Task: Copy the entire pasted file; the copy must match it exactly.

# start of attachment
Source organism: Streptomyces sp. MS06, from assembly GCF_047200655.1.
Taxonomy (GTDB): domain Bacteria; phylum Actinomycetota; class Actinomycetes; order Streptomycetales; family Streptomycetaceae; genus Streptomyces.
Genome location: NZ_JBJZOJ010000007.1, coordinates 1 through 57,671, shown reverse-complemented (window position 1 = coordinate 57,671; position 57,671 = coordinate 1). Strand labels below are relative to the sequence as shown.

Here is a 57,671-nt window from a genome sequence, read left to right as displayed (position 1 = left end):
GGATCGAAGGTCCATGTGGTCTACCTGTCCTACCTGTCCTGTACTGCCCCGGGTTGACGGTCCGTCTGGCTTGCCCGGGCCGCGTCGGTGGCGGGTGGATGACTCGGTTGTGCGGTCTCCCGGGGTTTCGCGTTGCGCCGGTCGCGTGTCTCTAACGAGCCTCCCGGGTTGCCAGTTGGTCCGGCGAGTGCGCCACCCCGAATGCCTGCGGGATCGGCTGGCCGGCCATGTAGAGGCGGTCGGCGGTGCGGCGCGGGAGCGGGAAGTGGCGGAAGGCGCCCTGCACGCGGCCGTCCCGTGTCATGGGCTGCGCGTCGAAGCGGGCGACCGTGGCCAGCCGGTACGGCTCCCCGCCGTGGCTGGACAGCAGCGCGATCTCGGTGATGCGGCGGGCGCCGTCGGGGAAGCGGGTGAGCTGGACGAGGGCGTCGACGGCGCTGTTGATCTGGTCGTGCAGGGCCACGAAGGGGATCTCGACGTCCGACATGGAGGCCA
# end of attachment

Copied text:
Source organism: Streptomyces sp. MS06, from assembly GCF_047200655.1.
Taxonomy (GTDB): domain Bacteria; phylum Actinomycetota; class Actinomycetes; order Streptomycetales; family Streptomycetaceae; genus Streptomyces.
Genome location: NZ_JBJZOJ010000007.1, coordinates 1 through 57,671, shown reverse-complemented (window position 1 = coordinate 57,671; position 57,671 = coordinate 1). Strand labels below are relative to the sequence as shown.

Here is a 57,671-nt window from a genome sequence, read left to right as displayed (position 1 = left end):
GGATCGAAGGTCCATGTGGTCTACCTGTCCTACCTGTCCTGTACTGCCCCGGGTTGACGGTCCGTCTGGCTTGCCCGGGCCGCGTCGGTGGCGGGTGGATGACTCGGTTGTGCGGTCTCCCGGGGTTTCGCGTTGCGCCGGTCGCGTGTCTCTAACGAGCCTCCCGGGTTGCCAGTTGGTCCGGCGAGTGCGCCACCCCGAATGCCTGCGGGATCGGCTGGCCGGCCATGTAGAGGCGGTCGGCGGTGCGGCGCGGGAGCGGGAAGTGGCGGAAGGCGCCCTGCACGCGGCCGTCCCGTGTCATGGGCTGCGCGTCGAAGCGGGCGACCGTGGCCAGCCGGTACGGCTCCCCGCCGTGGCTGGACAGCAGCGCGATCTCGGTGATGCGGCGGGCGCCGTCGGGGAAGCGGGTGAGCTGGACGAGGGCGTCGACGGCGCTGTTGATCTGGTCGTGCAGGGCCACGAAGGGGATCTCGACGTCCGACATGGAGGCCA